Gallium nitride to widen footprint in global power semi industry
By Michael Markides, director, power and utilities, IHS TechnologySemiconductors Engineering
At the recent American Power Electronics Conference (APEC) in Long Beach CA, the IHS Power team dove into key industry topics like the ever-increasing electrification of automobiles, expected growth from smart energy applications and the total market slowdown that began in the second half of 2015.
The most notable topic, however, was the presence of many gallium-nitride (GaN) specialist suppliers and their optimism this new technology will at last be rapidly adopted in the market.
Wideband gap materials, namely silicon carbide (SiC) and GaN, have been commonly used in the semiconductor industry for many years, but market adoption has not reached the levels the industry has been hoping for. While these new materials offer the promise of better performance than silicon (Si), numerous issues have held back their adoption. First, price is always at the core of the argument – but to date only in a few niche applications, and only with a few products, does the increase in performance justify the higher price. For example SiC has made inroads into the market for Schottky diodes, because the increased cost is justified by better performance of forward voltage, higher operating temperature, decreased leakage current, and lower reverse recovery charge (Qrr). The second main reason for poor adoption of wideband gap materials is the difficulties in supplying the material, manufacturing, packing and engineering, which has been a major reason GaN has not yet made major inroads in the market.
At APEC 2016, GaN suppliers were optimistic – noting major improvements in design and engineering to increase the reliability and performance of GaN transistors, which now gives them a much more realistic path to adoption. GaN also has greater cost-reduction potential, because GaN power devices can be grown on silicon substrates that are larger and less expensive than SiC.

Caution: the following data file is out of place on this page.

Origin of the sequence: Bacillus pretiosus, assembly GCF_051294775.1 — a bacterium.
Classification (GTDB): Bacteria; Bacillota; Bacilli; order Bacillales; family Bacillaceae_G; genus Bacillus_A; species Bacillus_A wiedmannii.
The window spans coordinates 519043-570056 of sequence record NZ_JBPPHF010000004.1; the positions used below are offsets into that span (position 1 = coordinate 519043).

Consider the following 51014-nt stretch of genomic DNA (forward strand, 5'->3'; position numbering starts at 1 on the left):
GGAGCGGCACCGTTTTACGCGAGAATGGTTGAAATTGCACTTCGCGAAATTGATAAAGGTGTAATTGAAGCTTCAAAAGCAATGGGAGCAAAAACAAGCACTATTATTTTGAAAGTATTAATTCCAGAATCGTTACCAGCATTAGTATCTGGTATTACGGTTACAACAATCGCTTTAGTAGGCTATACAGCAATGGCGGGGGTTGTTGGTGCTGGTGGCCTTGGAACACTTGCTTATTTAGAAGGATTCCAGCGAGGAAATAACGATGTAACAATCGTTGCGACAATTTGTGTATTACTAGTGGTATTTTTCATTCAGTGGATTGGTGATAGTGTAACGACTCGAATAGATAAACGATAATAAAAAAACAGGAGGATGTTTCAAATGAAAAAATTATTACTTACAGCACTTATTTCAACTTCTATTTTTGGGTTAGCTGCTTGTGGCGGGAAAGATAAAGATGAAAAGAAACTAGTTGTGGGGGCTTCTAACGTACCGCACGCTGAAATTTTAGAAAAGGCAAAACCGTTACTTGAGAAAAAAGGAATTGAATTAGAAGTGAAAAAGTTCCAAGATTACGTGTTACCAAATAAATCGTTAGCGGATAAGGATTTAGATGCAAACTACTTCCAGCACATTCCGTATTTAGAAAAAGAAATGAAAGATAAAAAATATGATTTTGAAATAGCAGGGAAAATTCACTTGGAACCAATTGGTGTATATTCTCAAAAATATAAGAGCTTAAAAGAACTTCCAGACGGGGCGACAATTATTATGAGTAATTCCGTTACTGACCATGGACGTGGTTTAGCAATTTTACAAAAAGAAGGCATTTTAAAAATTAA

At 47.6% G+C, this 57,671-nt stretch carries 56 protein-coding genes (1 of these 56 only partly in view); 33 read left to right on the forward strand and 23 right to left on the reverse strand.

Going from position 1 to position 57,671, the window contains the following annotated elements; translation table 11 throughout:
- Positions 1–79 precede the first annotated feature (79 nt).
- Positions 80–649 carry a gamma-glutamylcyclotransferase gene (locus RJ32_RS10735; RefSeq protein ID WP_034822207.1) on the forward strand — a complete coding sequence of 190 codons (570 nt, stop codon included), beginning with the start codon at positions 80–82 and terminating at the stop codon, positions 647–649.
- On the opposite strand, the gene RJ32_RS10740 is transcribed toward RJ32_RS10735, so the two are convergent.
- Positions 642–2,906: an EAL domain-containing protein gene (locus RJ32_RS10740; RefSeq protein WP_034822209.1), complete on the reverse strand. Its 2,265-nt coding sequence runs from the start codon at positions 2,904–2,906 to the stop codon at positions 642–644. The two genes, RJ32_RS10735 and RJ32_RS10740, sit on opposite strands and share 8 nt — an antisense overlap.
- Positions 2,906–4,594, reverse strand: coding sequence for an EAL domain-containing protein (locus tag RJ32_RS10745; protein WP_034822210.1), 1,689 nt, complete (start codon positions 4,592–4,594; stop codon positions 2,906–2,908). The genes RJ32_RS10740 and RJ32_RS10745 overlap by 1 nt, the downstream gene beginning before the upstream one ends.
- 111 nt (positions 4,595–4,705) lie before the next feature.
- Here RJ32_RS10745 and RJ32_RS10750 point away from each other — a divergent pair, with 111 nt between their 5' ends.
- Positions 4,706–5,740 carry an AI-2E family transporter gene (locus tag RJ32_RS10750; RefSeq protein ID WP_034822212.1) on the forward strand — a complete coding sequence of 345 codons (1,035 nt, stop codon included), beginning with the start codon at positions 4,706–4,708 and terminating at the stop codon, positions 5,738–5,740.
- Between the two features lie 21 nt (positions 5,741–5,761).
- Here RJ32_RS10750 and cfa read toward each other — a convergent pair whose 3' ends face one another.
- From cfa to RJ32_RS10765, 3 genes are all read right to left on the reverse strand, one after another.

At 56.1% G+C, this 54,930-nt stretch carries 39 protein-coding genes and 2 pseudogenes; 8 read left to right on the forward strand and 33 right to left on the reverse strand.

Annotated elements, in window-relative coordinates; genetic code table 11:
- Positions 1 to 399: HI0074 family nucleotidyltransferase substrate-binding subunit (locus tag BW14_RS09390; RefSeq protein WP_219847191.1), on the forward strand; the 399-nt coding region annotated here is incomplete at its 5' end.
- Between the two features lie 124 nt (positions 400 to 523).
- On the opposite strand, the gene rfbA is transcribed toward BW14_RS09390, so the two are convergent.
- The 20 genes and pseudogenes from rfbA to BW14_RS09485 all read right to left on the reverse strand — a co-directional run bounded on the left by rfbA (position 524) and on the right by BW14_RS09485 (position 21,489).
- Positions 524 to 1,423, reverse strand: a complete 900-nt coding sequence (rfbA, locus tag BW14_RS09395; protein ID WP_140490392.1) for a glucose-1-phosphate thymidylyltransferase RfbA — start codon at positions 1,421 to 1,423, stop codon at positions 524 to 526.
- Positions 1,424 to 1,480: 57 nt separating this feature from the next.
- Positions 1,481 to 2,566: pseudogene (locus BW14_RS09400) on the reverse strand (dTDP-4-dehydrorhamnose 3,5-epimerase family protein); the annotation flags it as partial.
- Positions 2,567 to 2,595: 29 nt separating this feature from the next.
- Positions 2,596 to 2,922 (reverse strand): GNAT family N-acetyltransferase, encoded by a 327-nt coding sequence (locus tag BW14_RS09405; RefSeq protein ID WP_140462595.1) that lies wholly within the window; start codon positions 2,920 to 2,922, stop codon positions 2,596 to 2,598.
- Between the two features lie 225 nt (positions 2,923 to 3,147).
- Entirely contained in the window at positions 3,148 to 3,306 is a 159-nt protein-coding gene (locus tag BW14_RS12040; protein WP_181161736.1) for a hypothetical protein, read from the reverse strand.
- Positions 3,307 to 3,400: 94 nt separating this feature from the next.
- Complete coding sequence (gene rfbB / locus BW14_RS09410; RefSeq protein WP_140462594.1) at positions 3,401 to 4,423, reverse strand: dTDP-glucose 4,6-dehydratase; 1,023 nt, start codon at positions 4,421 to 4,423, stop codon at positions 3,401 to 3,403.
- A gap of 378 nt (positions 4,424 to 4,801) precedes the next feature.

GaN suppliers are now aggressively targeting the market in two ways: first by replacing silicon super-junction devices in existing markets and applications; and second, using the higher performance to target LIDAR, medical imaging and other emerging applications and even for low-voltage management in data centers, where power density and efficiency concerns are paramount and GaN’s increased performance is more welcome.
What does this mean for consumers?
GaN will provide the higher performance needed for LIDAR and other new applications. LIDAR will potentially revolutionize the autonomous car market in the near future – enabling self-driving cars that are self-aware. In addition, GaN is now included in data-center power supplies in data centers that are constantly under pressure to compute more bytes in less space with better power management. Data centers are ripe environments for implementing cutting edge technology like GaN power supplies, which will provide consumers with improved capabilities in their mobile devices, Internet services and other data-heavy applications. There are also numerous new imaging-tool technologies using GaN that enable smaller, less invasive medical technologies, from MRIs to internal body scanning.
The rest of 2016…
While the power semiconductor industry is clearly in a time of flux, the APEC show highlights that innovation is right around the corner. Mergers and acquisitions will continue through 2016 and market growth will, at best, remain flat; however, there are plenty of emerging applications on the horizon that will again create market growth in the near term. The question is, how much of that growth will come from GaN or SiC?
A recent report from the IHS Power Semiconductors Intelligence Service offers the following relevant conclusions:
* In 2015 the global market for GaN semiconductor devices was estimated to be worth roughly $10 million, while the more mature market for SiC is valued at almost $200 million.
* The market for GaN is forecast to grow to $600M by 2025, mainly from expected uptick in data center applications and the growth in hybrid electric vehicles (HEVs). This growth from 2016 to 2025 represents an average annual revenue growth rate of roughly 50 percent per year.
* Meanwhile, by way of comparison, the SiC market is more mature, but growth is still forecast to be very strong and widely driven by adoption in HEVs. The annual growth rate for the SiC market from 2016 to 2025 is just over 30 percent.
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